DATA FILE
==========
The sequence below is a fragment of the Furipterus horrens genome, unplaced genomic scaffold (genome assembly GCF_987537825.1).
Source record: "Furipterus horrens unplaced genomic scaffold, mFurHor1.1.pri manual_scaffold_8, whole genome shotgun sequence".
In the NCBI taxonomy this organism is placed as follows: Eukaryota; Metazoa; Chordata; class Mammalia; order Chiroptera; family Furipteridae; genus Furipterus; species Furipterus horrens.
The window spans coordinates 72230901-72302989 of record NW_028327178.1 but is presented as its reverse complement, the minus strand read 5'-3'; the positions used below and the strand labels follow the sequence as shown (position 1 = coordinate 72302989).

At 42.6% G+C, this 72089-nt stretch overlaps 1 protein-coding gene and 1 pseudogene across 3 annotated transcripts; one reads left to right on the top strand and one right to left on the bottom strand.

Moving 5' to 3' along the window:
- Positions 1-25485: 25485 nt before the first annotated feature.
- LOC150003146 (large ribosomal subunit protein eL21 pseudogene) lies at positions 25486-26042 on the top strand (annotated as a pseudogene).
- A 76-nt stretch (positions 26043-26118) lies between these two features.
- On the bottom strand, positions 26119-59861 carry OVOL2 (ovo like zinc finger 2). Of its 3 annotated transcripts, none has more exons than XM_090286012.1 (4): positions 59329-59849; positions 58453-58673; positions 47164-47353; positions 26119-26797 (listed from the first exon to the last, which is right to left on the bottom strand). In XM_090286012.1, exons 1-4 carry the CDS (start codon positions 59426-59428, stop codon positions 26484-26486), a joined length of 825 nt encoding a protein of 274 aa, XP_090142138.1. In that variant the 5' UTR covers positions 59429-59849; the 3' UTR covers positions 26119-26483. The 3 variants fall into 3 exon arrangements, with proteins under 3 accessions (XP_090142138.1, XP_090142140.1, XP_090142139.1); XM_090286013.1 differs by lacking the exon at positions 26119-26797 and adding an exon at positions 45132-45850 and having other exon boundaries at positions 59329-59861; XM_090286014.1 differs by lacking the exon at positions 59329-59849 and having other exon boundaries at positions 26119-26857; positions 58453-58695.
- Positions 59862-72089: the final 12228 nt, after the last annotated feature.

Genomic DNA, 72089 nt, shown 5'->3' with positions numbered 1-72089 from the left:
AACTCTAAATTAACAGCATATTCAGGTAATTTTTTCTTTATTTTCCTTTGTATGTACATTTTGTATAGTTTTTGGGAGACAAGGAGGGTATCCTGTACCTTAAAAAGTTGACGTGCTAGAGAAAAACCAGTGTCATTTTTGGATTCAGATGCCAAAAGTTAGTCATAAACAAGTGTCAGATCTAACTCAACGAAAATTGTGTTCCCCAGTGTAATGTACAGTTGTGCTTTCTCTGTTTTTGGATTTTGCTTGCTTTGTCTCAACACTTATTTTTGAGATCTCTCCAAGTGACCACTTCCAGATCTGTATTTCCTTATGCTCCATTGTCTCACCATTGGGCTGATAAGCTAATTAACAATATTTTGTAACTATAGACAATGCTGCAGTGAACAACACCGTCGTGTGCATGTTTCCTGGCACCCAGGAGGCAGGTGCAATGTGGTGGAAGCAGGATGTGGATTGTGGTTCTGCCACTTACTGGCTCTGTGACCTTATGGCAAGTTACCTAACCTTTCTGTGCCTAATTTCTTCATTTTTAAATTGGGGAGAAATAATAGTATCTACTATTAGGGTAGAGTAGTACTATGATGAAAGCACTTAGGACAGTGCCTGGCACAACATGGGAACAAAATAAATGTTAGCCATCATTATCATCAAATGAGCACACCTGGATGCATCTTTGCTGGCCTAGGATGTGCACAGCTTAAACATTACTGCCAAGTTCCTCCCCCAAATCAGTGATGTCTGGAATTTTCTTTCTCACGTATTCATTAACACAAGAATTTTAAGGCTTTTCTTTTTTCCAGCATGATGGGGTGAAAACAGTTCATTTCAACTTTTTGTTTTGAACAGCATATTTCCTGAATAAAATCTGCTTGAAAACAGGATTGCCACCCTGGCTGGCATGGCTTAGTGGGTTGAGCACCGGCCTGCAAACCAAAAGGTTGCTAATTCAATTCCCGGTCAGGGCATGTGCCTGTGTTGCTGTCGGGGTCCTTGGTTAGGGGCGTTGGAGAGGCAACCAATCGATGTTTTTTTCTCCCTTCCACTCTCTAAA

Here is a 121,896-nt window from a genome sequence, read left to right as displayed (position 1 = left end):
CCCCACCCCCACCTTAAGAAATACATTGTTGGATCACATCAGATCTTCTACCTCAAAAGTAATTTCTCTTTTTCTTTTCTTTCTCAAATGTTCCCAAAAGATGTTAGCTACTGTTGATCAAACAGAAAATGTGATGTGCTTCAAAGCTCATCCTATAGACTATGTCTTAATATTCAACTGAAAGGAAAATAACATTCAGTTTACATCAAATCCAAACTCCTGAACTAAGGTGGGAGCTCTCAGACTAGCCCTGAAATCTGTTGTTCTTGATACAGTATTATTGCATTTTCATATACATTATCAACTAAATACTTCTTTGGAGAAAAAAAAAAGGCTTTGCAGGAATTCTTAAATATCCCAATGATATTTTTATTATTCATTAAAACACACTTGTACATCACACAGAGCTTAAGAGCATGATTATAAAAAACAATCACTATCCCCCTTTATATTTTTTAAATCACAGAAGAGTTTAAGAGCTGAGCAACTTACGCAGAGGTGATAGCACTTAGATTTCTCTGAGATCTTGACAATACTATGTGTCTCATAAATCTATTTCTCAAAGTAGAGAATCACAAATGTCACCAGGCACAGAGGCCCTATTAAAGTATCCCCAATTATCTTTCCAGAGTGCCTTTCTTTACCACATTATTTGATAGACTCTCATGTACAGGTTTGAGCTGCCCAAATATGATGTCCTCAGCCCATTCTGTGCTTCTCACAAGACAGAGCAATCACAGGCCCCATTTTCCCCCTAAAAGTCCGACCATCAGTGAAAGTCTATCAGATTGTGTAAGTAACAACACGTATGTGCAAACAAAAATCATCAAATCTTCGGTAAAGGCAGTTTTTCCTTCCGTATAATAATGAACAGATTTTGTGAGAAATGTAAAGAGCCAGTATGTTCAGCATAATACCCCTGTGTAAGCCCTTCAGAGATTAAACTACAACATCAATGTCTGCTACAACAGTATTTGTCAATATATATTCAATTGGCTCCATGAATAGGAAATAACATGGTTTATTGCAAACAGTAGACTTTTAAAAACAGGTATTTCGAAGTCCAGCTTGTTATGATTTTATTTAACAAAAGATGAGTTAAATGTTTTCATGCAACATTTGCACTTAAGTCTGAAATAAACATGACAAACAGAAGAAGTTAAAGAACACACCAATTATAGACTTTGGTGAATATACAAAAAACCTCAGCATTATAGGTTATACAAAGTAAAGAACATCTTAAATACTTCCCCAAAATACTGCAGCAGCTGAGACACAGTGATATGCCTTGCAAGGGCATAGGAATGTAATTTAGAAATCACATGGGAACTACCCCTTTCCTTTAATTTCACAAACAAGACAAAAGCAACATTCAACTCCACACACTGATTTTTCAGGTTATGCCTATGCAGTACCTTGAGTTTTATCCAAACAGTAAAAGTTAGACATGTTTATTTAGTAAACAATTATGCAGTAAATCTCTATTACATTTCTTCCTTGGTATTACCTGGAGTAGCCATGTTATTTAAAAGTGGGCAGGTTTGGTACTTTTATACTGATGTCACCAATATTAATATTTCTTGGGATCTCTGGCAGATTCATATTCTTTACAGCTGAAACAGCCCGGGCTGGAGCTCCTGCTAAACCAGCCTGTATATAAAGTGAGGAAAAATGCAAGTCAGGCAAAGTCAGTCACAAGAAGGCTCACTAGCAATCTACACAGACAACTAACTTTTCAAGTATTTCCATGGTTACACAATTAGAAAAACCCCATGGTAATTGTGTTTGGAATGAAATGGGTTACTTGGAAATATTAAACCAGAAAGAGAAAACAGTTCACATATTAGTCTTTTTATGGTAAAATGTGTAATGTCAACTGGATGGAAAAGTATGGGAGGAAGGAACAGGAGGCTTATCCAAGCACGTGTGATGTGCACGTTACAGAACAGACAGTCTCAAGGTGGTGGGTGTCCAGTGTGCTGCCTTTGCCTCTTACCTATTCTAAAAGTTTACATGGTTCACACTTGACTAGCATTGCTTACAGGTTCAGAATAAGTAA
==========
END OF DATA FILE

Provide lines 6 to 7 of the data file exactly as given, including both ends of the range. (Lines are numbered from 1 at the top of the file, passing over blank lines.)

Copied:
Moving 5' to 3' along the window:
- Positions 1-25485: 25485 nt before the first annotated feature.